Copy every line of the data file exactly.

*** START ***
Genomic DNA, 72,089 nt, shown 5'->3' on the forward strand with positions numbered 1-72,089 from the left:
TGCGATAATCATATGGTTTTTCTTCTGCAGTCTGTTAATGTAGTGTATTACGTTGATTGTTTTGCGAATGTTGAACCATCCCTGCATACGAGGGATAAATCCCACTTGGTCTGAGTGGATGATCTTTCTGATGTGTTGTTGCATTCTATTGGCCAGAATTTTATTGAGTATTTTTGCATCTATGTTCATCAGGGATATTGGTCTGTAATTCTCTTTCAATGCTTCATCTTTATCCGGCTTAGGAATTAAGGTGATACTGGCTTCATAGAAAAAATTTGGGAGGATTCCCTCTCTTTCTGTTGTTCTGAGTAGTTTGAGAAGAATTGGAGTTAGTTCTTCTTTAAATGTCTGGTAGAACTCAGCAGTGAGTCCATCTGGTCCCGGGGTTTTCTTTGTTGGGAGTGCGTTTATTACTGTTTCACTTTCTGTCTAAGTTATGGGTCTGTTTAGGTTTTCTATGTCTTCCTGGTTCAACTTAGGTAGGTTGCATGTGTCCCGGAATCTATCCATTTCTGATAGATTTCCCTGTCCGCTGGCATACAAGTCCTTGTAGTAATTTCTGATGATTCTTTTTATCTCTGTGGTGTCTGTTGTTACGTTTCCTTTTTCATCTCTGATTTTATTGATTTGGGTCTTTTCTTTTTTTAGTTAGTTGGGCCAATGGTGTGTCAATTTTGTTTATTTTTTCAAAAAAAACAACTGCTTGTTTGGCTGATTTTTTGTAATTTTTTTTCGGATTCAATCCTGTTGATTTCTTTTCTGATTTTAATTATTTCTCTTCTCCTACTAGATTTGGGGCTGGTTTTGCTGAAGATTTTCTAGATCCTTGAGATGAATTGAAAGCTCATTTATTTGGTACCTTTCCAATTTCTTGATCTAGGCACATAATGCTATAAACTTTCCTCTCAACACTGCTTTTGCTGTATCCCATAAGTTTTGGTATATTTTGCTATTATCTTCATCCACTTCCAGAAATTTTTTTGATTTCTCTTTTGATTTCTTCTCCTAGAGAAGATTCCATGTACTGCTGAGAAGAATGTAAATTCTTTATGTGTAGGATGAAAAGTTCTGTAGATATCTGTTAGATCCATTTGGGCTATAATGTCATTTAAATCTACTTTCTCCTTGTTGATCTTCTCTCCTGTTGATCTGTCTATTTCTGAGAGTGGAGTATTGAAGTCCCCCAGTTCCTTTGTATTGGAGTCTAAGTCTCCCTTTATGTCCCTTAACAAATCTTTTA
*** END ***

Genomic DNA, 72,089 nt, shown 5'->3' on the forward strand with positions numbered 1-72,089 from the left:
TGCGATAATCATATGGTTTTTCTTCTGCAGTCTGTTAATGTAGTGTATTACGTTGATTGTTTTGCGAATGTTGAACCATCCCTGCATACGAGGGATAAATCCCACTTGGTCTGAGTGGATGATCTTTCTGATGTGTTGTTGCATTCTATTGGCCAGAATTTTATTGAGTATTTTTGCATCTATGTTCATCAGGGATATTGGTCTGTAATTCTCTTTCAATGCTTCATCTTTATCCGGCTTAGGAATTAAGGTGATACTGGCTTCATAGAAAAAATTTGGGAGGATTCCCTCTCTTTCTGTTGTTCTGAGTAGTTTGAGAAGAATTGGAGTTAGTTCTTCTTTAAATGTCTGGTAGAACTCAGCAGTGAGTCCATCTGGTCCCGGGGTTTTCTTTGTTGGGAGTGCGTTTATTACTGTTTCACTTTCTGTCTAAGTTATGGGTCTGTTTAGGTTTTCTATGTCTTCCTGGTTCAACTTAGGTAGGTTGCATGTGTCCCGGAATCTATCCATTTCTGATAGATTTCCCTGTCCGCTGGCATACAAGTCCTTGTAGTAATTTCTGATGATTCTTTTTATCTCTGTGGTGTCTGTTGTTACGTTTCCTTTTTCATCTCTGATTTTATTGATTTGGGTCTTTTCTTTTTTTAGTTAGTTGGGCCAATGGTGTGTCAATTTTGTTTATTTTTTCAAAAAAAACAACTGCTTGTTTGGCTGATTTTTTGTAATTTTTTTTCGGATTCAATCCTGTTGATTTCTTTTCTGATTTTAATTATTTCTCTTCTCCTACTAGATTTGGGGCTGGTTTTGCTGAAGATTTTCTAGATCCTTGAGATGAATTGAAAGCTCATTTATTTGGTACCTTTCCAATTTCTTGATCTAGGCACATAATGCTATAAACTTTCCTCTCAACACTGCTTTTGCTGTATCCCATAAGTTTTGGTATATTTTGCTATTATCTTCATCCACTTCCAGAAATTTTTTTGATTTCTCTTTTGATTTCTTCTCCTAGAGAAGATTCCATGTACTGCTGAGAAGAATGTAAATTCTTTATGTGTAGGATGAAAAGTTCTGTAGATATCTGTTAGATCCATTTGGGCTATAATGTCATTTAAATCTACTTTCTCCTTGTTGATCTTCTCTCCTGTTGATCTGTCTATTTCTGAGAGTGGAGTATTGAAGTCCCCCAGTTCCTTTGTATTGGAGTCTAAGTCTCCCTTTATGTCCCTTAACAAATCTTTTA